One of my favorite things to do is serve as a creative mentor and coach. When creatives (or people who want to identify as creative for the first time) are starting a new endeavor or wanting to shake things up, I work with them to identify their goals and make a plan of action. Within the simple method I use, I've witnessed so many people break open their hearts and share their hidden talents with the world. It's a beautiful thing to see.
In doing this, I've watched my clients (and myself in my own process) come up against certain hurdles. Some of the obstacles have been real, but most of those hurdles have had to do with goals that are insufficient, disconnected or shadows of what we actually we want.
Meaning, the goal itself was leading us down the wrong path.
A lot of the work I do is to help reframe the goal. (CAUTION: This never means watering it down or playing it safe. In fact, many times the goal isn't big enough.) So, I wanted to give you a list of the 5 old, tired goals we tend to have and their bigger, more badass-er alternatives:
Old goal: Attain a position of authority.
Instead of chasing authority, chase leadership. Authority is about taking a position of power, leadership intrinsically has power in it. And besides, real leaders don't want to take power, they want to give it away. They want to empower others. So instead of trying to climb in the ranks, what if you sought to embolden those around you? Chances are, you'll end up getting that position of authority anyway, but it won't matter. You'll have already stepped into your rightful role as a leader.
Old goal: Make soooooo much money.
Instead of chasing dollars, chase opportunities. Listen, I do NOT have a problem with money, affluence or wealth. Here's what I have a problem with: chasing a bottom line that isn't purposeful. Why do you want to be a billionaire? Hopefully it's not so that you just sit on your dough or get to be on a Forbes list, but rather to have the opportunity to experience more of the world and more of life. Instead of fixating on how much money you can make, what if you fixated on the least amount of money you need to have the experiences you want to have? Use your money goals as a way to create opportunities in your life to connect and expand. Try to make $5000 extra dollars this month not because you just want more more more, but because you want to travel, take time off from work for your passion project, or redo your apartment to inspire more creativity. Because of the way energy and currency flow together, as you begin to value opportunity more than cash, chances are you'll find yourself making more money. Again, money is not a bad thing, but your intention, or lack of one, is going to make that money a blessing or a curse.
Old goal: Work on something or with someone prestigious.
Instead of chasing prestige, chase what's interesting. If you read my book, then you know I was chasing the prestigious achievement of being on Broadway for a long time. I didn't care what show I did, I just wanted the title. I wanted it to be easy at family gatherings to say what I was working on. Prestige leads many people down a path that wasn't meant for them. If I had followed that, I would have never written my book and been stuck in a bitter, bitter rut. What if instead of prestige, you chased what interested you? Spending your time fixated, curious or passionate about an idea or concept is time well invested. The hours turn into days and days turn into an inspired life. If you are really interested in something and you take the path as far as it leads, you may inadvertently end up creating prestige anyway. But it won't matter. Because you'll have felt fulfilled and energized all along.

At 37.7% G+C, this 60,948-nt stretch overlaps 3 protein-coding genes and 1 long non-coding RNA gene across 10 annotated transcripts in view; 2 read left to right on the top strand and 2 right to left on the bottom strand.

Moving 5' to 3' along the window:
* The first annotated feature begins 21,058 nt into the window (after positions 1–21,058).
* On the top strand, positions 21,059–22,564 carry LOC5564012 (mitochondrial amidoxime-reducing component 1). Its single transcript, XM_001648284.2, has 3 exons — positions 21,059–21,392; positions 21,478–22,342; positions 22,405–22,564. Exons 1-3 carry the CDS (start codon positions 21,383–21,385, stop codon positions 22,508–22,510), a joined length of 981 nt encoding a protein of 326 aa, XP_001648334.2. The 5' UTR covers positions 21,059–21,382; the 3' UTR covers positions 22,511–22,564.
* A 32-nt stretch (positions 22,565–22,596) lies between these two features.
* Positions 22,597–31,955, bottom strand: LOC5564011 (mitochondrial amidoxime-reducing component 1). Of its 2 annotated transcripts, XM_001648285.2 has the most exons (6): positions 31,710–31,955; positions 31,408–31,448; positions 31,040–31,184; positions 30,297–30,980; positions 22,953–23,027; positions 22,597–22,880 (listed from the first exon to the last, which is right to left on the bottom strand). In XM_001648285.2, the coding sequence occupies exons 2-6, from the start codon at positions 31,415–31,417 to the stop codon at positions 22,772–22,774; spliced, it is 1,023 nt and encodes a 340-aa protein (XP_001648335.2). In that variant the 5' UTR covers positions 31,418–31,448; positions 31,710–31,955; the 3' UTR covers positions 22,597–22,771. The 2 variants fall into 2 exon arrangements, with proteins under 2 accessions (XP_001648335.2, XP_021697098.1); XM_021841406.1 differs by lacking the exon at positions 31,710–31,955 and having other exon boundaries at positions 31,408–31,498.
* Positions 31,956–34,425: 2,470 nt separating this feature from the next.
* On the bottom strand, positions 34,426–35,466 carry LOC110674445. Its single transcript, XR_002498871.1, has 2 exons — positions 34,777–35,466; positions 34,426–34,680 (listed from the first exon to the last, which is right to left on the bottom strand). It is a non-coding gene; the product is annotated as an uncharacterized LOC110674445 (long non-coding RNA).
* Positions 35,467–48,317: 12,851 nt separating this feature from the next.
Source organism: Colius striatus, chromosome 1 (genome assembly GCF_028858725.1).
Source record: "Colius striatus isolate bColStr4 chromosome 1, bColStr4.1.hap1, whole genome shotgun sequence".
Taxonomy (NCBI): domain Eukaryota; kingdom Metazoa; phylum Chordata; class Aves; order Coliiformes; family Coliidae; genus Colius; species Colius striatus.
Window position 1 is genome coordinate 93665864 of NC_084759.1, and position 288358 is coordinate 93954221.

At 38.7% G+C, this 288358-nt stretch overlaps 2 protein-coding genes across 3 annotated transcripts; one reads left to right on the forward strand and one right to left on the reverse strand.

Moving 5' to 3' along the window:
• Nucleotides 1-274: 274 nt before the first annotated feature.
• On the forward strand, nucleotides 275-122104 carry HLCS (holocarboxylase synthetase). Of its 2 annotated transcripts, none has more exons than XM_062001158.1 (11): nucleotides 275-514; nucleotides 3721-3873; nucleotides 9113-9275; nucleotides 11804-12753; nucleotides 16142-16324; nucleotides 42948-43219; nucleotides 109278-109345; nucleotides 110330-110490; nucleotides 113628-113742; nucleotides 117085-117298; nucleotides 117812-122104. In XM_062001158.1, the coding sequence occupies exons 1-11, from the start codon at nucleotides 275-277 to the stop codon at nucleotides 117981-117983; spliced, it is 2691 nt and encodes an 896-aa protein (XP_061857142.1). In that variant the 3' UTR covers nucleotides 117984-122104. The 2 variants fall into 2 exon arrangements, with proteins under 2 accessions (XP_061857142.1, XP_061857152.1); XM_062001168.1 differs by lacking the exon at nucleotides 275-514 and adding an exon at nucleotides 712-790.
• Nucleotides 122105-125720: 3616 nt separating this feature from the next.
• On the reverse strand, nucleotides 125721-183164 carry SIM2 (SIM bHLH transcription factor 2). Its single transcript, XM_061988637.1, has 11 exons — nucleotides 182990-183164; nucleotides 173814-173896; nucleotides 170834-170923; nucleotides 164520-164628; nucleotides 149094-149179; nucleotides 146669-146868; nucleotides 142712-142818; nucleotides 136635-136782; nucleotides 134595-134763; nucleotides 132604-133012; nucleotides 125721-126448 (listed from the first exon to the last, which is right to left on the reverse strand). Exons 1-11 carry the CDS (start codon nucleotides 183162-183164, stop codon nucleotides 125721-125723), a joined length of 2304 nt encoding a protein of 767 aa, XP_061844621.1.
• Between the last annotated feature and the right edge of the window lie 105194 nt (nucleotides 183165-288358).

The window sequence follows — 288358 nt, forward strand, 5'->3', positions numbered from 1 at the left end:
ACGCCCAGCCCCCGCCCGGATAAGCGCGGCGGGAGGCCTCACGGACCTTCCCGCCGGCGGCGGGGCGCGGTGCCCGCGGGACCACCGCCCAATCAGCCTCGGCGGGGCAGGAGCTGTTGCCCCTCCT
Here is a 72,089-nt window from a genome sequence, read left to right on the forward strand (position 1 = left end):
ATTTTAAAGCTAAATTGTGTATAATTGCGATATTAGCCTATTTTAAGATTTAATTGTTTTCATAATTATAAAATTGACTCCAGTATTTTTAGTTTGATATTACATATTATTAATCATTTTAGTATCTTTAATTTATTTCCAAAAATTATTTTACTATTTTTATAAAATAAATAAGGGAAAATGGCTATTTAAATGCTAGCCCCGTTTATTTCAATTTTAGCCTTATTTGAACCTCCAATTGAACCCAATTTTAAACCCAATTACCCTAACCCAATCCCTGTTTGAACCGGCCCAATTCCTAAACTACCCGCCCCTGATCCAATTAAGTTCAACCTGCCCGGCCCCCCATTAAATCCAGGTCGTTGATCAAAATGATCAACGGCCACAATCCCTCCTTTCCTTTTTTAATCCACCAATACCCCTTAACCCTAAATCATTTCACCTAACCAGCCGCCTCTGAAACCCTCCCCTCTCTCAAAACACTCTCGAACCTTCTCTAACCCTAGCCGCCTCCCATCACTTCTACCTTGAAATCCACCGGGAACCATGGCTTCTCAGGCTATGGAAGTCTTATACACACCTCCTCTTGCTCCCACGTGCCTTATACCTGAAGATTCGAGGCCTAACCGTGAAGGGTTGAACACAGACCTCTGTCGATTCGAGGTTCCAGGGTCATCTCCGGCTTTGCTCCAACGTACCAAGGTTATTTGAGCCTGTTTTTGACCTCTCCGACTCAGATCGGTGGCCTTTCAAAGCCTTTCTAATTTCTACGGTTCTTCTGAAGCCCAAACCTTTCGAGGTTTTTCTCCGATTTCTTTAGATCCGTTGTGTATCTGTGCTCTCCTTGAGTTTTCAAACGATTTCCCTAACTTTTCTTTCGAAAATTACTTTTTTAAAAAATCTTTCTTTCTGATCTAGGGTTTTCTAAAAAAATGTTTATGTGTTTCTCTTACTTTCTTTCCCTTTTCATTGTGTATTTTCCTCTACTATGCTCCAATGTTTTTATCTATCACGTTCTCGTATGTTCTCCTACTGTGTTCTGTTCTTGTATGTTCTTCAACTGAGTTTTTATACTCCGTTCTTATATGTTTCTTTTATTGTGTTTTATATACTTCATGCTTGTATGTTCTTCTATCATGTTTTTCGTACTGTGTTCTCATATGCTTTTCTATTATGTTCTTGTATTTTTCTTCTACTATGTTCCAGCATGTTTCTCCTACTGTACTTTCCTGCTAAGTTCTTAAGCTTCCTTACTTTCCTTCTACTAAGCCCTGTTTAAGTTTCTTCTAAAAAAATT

Old goal: Not need a day job.
Instead of chasing not needing a day job, chase focus. What? Focus? Instead of a day job-free life? YES. Okay here's why: "not needing a day job" is an arbitrary marker of an arbitrary definition of "success." In other words, your need or un-need for a day job doesn't mean anything. Instead of fixating on whether or not your creativity/passions financially support you or not, fixate on focus. When you focus on your creative goals, knowing how and where you want to move forward in your craft, the day job becomes a support for your work. You'll get clear about what kind of day job you need. The day job will work in service of your larger purpose in life. Day jobs are part of it, my friends. Don't hunt down a day job-free life, hunt down your unabatable, dig-your-heels-in motherlovin' focus.
Old goal: Be successful by 25.
Instead of chasing a deadline, chase longevity. Listen, you were not meant to be here for a one and done success. You are here with a lifetime of purpose. Setting deadlines for anything from becoming CEO, to getting married, to making your first million is missing the bigger picture. What if you calculated your success by the number of wholehearted years you rack up? What if you chased soul-satisfying practices -- meditation, morning rituals, discipline, building a tribe -- so you knew that when hard times came (because they surely will) you'd be fortified by your intention to last? Last, dear one. Don't just succeed. Last.
The conclusion is this, friends: redefining your goals to align with your inner spirit is a bigger investment than any other strategy you could possibly use. As we approach the end of the year, take the time to think through what goals you need to drop and what goals you need to chase. It's time for you to step into your greatness.
To buy my book, go here: bit.ly/thefirst10amazon
To hire me for coaching, email me: email@example.com